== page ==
In the media
Could the tsunami disaster be a turning point for the world?
As the international aid effort grows and George Bush launches
a fresh appeal, we ask politicians and commentators if 2005 might
see a new determination to tackle global poverty
04 January 2005
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THE RIGHT REV TIM STEVENS, Bishop of Leicester
I am hopeful, but we must see a real commitment to changing the
economic relationships between the West and the poorer countries.
As well as charitable giving, we need to tackle these fundamental
RORY BREMNER, Comedian
On an individual level, it is not just about what we are prepared
to give, but what we are prepared to give up. Having left Afghanistan
and Iraq in their wake, can our leaders be trusted to fight a war
KANYA KING, Founder, Mobo awards
No longer can we exist in isolation when we see lives and livelihoods
being destroyed. All of us need to be pro-active to change things,
but we have shown that public opinion and the media can influence
STEPHEN TINDALE, Executive director, Greenpeace
It seems churlish to say it, but while it's relatively easy for
most of us to give £50, it would be much harder for us to
make the changes in our modern lifestyles that are needed if we
are to move to a fairer world.
DR GHAYASUDDIN SIDDIQUI, Leader of Muslim Parliament
Compassion, care and concern for mankind joins each of us - whatever
our faith or ethnicity. The tragedy has shown there is a formula
on which all mankind can be united to help each other. Mankind has
BILL BAILEY, Comedian
It was the same after 11 September. Everyone said it was a great
opportunity to try to understand the world but it was used by the
US as a reason to go on a rampaging adventure in Afghanistan and
MO MOWLAM, Former cabinet minister
I think most people will simply forget. Some charities say people
will even forget how much they pledged to give. I wish it would
change our attitudes to other people in other countries, but I'm
afraid that it won't.
SIR JONATHON PORRITT, Environmentalist
The response reveals a deep sense of empathy that could be of lasting
value. If it is just a philanthropic flash, then we have seen those
before, but if people gain a sense of their interdependence, we
will be better off.
DINOS CHAPMAN, Artist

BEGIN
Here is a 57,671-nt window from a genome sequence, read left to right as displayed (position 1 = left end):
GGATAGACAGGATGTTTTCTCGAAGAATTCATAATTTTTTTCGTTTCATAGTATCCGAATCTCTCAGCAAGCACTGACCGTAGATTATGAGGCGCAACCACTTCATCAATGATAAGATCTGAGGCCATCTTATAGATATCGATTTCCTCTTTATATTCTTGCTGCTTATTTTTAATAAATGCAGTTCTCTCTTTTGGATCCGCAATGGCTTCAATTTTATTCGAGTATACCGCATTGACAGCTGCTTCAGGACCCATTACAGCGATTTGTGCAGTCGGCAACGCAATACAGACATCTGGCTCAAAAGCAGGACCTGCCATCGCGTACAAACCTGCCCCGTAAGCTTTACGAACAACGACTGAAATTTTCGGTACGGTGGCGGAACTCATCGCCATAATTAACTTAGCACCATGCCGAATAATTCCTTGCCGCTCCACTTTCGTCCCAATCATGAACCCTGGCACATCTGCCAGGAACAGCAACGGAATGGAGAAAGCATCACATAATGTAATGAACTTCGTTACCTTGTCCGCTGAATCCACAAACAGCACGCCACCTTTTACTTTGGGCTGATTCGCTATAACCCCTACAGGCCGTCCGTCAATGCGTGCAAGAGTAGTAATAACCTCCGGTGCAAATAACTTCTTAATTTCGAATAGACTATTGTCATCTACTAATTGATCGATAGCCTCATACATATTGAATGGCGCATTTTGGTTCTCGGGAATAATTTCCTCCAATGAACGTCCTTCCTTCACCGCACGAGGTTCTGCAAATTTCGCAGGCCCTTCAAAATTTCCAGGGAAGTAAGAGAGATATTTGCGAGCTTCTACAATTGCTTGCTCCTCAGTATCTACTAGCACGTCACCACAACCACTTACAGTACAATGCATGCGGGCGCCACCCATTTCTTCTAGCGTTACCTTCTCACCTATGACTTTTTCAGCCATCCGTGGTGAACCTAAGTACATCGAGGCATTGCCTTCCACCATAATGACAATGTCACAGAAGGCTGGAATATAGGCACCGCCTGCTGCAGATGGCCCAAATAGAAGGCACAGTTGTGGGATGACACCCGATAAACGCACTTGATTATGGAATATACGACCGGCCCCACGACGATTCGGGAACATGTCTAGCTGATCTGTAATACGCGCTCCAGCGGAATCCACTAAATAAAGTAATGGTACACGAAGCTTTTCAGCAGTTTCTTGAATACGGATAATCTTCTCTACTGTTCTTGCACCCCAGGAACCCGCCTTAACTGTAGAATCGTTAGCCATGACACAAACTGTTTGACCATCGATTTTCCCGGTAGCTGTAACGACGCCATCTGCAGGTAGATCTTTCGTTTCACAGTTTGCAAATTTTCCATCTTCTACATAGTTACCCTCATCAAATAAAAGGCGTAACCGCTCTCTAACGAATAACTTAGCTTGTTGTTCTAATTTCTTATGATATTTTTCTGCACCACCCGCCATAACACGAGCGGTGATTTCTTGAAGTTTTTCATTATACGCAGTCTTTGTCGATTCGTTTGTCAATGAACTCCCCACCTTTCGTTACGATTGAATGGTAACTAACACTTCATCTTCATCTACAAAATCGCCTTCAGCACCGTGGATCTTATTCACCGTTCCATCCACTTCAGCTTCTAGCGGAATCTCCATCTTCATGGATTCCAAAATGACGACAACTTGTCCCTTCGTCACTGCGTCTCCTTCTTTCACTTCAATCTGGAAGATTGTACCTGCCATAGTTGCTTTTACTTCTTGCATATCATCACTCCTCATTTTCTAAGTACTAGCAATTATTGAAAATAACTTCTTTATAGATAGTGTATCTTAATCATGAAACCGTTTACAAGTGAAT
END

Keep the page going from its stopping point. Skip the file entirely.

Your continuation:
Western capitalism demands that people must be impoverished. I cannot
think that anything will change this year, because we are the ones
who have made the world the way it is. I don't believe in altruism.
LORD HURD OF WESTWELL, Former foreign secretary
The danger is that resources which might have gone to Africa will
go to this instead. While huge publicity continues to be given to
the tsunami, human beings are killing each other in Iraq, and places
SIR MAX HASTINGS, Journalist and historian
We have to bear in mind that we have been here before. There have
been tragedies before, and many fine things have been said, a lot
of them by the US. We just have to hope that in this case they will
J G BALLARD, Novelist
It would be one of the biggest breakthroughs mankind has ever experienced
if we pooled our wealth in order to look after the poorer people
of the world. Sadly, I don't think it will happen.
SUE MACGREGOR, Broadcaster
I hope politicians will take note of the public reaction. But it
is difficult to tell whether it will do anything to change the way
politicians see things, when our own Prime Minister chose not to
break his holiday.
TONY BENN, Former cabinet minister
It may make people realise that the UN needs to be well-equipped
and funded. If people diverted money from weapons and war, we have
the technology and money to be able to help - if we decide to do
SIR RICHARD BRANSON, Entrepreneur
I think that politicians must realise that people do care about
these issues and want them to do more. If 2005 could become the
year when people make a real effort, then it could make a real difference.